“It is natural for us to seek a Standard of Taste,” wrote the Scottish philosopher David Hume in 1757, “a rule by which the various sentiments of men may be reconciled; at least, a decision, afforded, confirming one sentiment, and condemning another.”
Hume was trying to resolve two apparently contradictory observations. One: that people disagree about what is good and bad art, and two: that we can agree that some art works are understood to be the greatest achievements of humankind. There is a basis for good taste, Hume concluded, which is our feelings, our response to the art work. And he suggested that certain people were in a position to judge what was in good taste: those who had “delicate sentiment, improved by practice” could decide, “the true standard of taste and beauty”.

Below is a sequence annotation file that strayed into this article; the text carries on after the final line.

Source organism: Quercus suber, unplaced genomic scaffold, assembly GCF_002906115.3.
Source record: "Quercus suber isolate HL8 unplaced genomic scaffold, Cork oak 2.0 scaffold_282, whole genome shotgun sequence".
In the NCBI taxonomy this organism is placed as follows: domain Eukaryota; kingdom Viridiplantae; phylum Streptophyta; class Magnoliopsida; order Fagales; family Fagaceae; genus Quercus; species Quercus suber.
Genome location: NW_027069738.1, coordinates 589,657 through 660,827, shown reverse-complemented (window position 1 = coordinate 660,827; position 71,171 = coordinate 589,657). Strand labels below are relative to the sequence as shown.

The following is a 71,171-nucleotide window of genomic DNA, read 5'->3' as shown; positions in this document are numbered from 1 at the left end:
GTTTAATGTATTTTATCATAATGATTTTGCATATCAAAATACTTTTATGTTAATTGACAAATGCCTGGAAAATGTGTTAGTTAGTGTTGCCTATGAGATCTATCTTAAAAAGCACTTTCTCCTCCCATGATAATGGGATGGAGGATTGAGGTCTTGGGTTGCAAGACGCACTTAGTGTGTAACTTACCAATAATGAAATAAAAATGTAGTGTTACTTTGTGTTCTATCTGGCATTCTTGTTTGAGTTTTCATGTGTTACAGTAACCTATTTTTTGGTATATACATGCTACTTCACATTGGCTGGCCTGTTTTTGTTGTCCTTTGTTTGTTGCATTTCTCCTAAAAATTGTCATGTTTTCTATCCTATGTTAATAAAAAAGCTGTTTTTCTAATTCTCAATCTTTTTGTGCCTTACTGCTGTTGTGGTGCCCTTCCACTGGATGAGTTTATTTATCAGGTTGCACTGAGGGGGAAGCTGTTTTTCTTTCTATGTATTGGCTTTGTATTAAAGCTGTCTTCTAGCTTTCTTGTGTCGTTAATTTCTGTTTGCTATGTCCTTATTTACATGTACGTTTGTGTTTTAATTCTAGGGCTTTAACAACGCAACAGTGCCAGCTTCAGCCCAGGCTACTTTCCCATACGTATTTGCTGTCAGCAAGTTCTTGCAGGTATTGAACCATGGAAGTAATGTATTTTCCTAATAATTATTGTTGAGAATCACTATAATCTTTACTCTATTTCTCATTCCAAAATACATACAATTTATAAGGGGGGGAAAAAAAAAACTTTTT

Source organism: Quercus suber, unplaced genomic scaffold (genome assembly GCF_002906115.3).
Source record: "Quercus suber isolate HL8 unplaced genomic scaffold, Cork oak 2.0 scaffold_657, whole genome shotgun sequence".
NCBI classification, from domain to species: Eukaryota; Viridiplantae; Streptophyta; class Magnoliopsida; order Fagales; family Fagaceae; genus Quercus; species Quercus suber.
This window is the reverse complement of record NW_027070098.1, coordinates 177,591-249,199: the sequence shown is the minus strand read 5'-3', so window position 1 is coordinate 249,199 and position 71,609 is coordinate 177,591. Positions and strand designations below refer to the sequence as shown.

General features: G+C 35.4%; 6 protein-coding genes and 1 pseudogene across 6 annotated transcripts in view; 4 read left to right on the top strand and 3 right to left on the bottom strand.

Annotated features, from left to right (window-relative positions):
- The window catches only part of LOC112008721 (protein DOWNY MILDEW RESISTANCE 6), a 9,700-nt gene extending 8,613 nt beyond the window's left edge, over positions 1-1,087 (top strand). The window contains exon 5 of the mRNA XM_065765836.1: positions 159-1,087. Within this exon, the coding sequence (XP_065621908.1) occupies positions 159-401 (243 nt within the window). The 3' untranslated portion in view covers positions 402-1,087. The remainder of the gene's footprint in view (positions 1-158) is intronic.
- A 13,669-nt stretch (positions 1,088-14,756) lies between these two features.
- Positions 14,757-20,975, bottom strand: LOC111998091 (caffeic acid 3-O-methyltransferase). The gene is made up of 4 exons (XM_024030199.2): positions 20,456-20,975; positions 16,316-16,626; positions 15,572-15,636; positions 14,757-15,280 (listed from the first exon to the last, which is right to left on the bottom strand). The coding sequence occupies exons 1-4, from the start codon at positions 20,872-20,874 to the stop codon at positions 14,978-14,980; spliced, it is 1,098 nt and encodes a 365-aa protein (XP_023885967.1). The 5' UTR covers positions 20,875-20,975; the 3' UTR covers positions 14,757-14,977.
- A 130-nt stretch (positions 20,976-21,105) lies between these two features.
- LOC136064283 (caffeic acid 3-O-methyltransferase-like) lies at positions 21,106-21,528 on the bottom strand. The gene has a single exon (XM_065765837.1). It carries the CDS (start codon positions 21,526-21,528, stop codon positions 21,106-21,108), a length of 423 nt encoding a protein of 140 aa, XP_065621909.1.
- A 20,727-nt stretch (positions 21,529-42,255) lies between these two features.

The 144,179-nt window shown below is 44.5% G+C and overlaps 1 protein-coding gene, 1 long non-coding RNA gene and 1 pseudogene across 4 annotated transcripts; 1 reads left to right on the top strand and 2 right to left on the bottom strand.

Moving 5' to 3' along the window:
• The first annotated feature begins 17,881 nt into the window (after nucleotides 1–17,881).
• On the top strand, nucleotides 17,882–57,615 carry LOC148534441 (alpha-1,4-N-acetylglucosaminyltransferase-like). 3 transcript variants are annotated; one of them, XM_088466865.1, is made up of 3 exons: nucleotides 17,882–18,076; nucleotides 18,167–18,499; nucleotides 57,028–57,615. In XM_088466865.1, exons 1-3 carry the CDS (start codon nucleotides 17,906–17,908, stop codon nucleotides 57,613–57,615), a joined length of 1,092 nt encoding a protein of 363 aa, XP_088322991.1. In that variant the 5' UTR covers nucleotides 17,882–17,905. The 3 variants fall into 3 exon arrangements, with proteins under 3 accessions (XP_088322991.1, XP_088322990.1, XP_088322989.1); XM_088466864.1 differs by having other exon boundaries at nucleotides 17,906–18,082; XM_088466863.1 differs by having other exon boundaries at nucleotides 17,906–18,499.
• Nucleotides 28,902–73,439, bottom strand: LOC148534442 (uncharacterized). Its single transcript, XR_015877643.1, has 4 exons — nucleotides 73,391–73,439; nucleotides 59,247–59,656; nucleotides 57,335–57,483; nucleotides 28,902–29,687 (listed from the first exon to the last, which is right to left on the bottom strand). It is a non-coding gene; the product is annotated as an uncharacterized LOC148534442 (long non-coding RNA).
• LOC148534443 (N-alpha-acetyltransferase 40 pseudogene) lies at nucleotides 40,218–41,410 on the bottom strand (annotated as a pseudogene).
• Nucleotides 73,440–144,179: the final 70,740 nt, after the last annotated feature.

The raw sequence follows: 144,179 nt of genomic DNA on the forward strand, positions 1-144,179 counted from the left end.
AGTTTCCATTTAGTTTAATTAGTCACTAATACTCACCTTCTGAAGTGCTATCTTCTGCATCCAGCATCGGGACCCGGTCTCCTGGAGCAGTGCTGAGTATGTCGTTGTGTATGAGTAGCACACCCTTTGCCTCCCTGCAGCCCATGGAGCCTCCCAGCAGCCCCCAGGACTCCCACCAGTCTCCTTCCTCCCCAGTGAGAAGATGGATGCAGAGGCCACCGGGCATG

Today, however, we rarely speak of someone having good taste. Taste is a word that is off limits when it comes to art. Carl Wilson, author of Let’s Talk about Love: Why Other People Have Such Bad Taste, notes that Hume’s theory “could be described as a prejudice – a bias in favour of tradition, which may publish deviation from the ‘highest’ standards and obstruct the creation of new ones.’
(Pix: The artist Grayson Perry)